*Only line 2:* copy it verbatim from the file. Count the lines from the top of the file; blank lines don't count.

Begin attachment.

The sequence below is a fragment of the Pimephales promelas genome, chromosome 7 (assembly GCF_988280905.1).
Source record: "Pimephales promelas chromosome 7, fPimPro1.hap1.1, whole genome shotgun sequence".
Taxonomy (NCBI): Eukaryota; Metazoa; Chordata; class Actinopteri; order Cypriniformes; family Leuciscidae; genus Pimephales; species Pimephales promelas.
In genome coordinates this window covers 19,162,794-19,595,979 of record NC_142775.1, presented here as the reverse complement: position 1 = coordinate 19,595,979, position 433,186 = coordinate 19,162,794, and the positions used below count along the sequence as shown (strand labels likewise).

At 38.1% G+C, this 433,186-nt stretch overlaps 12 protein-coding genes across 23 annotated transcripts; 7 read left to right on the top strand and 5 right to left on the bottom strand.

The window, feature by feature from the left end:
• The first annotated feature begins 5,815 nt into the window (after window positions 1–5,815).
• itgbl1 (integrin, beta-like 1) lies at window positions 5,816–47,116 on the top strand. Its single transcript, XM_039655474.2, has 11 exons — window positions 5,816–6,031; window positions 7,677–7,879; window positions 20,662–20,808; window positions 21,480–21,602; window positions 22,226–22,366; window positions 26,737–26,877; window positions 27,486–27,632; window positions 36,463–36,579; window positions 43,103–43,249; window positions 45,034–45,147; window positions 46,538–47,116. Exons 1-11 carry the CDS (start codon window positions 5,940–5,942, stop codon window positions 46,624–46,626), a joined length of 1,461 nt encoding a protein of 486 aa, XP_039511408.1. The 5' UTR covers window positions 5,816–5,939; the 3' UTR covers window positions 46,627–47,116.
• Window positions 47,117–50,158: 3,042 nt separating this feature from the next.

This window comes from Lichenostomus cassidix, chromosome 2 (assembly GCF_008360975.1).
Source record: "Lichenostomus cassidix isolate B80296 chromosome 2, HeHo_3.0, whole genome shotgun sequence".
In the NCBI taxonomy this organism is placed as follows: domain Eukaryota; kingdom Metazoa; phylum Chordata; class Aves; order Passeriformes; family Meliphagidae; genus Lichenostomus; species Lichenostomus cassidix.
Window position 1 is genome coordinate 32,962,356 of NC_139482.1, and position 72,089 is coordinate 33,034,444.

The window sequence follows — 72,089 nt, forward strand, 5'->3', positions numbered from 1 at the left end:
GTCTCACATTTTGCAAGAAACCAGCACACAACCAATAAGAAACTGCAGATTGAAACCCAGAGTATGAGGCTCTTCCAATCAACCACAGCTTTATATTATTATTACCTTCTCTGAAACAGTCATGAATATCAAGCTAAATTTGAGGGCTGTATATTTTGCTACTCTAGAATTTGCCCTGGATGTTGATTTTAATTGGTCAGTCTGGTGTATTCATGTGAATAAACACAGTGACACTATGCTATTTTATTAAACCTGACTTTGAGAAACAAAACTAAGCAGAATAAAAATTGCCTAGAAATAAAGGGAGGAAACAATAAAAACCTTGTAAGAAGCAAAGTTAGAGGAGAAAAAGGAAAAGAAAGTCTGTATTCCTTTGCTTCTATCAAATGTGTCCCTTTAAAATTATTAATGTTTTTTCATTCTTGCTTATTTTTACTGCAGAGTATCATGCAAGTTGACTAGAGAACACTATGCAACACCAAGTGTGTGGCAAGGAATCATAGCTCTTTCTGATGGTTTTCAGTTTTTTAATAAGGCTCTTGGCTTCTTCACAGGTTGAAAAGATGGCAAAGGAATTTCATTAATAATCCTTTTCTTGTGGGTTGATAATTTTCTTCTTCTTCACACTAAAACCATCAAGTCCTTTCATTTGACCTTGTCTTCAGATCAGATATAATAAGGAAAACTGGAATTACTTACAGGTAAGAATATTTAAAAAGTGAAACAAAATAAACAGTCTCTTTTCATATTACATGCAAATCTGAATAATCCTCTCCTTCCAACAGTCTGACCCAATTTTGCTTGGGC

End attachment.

Source record: "Pimephales promelas chromosome 7, fPimPro1.hap1.1, whole genome shotgun sequence".